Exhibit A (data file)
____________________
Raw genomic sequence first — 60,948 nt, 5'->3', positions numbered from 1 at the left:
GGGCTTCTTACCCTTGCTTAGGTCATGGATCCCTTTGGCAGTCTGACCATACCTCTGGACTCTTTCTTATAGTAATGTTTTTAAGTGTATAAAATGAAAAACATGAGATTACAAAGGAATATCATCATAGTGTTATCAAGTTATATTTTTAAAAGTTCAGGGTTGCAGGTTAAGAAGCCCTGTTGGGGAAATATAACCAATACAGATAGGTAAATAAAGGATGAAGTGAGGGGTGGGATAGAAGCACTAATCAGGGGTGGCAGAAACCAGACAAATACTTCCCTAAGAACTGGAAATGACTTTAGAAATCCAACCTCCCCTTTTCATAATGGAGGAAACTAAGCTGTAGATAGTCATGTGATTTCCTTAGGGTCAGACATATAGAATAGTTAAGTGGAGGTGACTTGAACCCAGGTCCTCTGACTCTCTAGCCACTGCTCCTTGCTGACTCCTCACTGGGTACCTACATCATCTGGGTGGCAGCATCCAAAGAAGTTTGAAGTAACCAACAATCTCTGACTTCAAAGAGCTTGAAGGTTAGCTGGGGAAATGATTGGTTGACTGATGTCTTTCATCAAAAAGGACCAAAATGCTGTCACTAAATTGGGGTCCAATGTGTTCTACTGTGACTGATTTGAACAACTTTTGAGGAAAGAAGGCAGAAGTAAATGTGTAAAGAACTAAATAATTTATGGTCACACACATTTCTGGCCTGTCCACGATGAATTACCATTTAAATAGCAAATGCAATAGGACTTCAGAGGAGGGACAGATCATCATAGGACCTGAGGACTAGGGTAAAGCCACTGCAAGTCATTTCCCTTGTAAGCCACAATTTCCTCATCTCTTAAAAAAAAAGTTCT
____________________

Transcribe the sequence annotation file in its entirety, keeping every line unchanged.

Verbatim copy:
Raw genomic sequence first — 60,948 nt, 5'->3', positions numbered from 1 at the left:
GGGCTTCTTACCCTTGCTTAGGTCATGGATCCCTTTGGCAGTCTGACCATACCTCTGGACTCTTTCTTATAGTAATGTTTTTAAGTGTATAAAATGAAAAACATGAGATTACAAAGGAATATCATCATAGTGTTATCAAGTTATATTTTTAAAAGTTCAGGGTTGCAGGTTAAGAAGCCCTGTTGGGGAAATATAACCAATACAGATAGGTAAATAAAGGATGAAGTGAGGGGTGGGATAGAAGCACTAATCAGGGGTGGCAGAAACCAGACAAATACTTCCCTAAGAACTGGAAATGACTTTAGAAATCCAACCTCCCCTTTTCATAATGGAGGAAACTAAGCTGTAGATAGTCATGTGATTTCCTTAGGGTCAGACATATAGAATAGTTAAGTGGAGGTGACTTGAACCCAGGTCCTCTGACTCTCTAGCCACTGCTCCTTGCTGACTCCTCACTGGGTACCTACATCATCTGGGTGGCAGCATCCAAAGAAGTTTGAAGTAACCAACAATCTCTGACTTCAAAGAGCTTGAAGGTTAGCTGGGGAAATGATTGGTTGACTGATGTCTTTCATCAAAAAGGACCAAAATGCTGTCACTAAATTGGGGTCCAATGTGTTCTACTGTGACTGATTTGAACAACTTTTGAGGAAAGAAGGCAGAAGTAAATGTGTAAAGAACTAAATAATTTATGGTCACACACATTTCTGGCCTGTCCACGATGAATTACCATTTAAATAGCAAATGCAATAGGACTTCAGAGGAGGGACAGATCATCATAGGACCTGAGGACTAGGGTAAAGCCACTGCAAGTCATTTCCCTTGTAAGCCACAATTTCCTCATCTCTTAAAAAAAAAGTTCT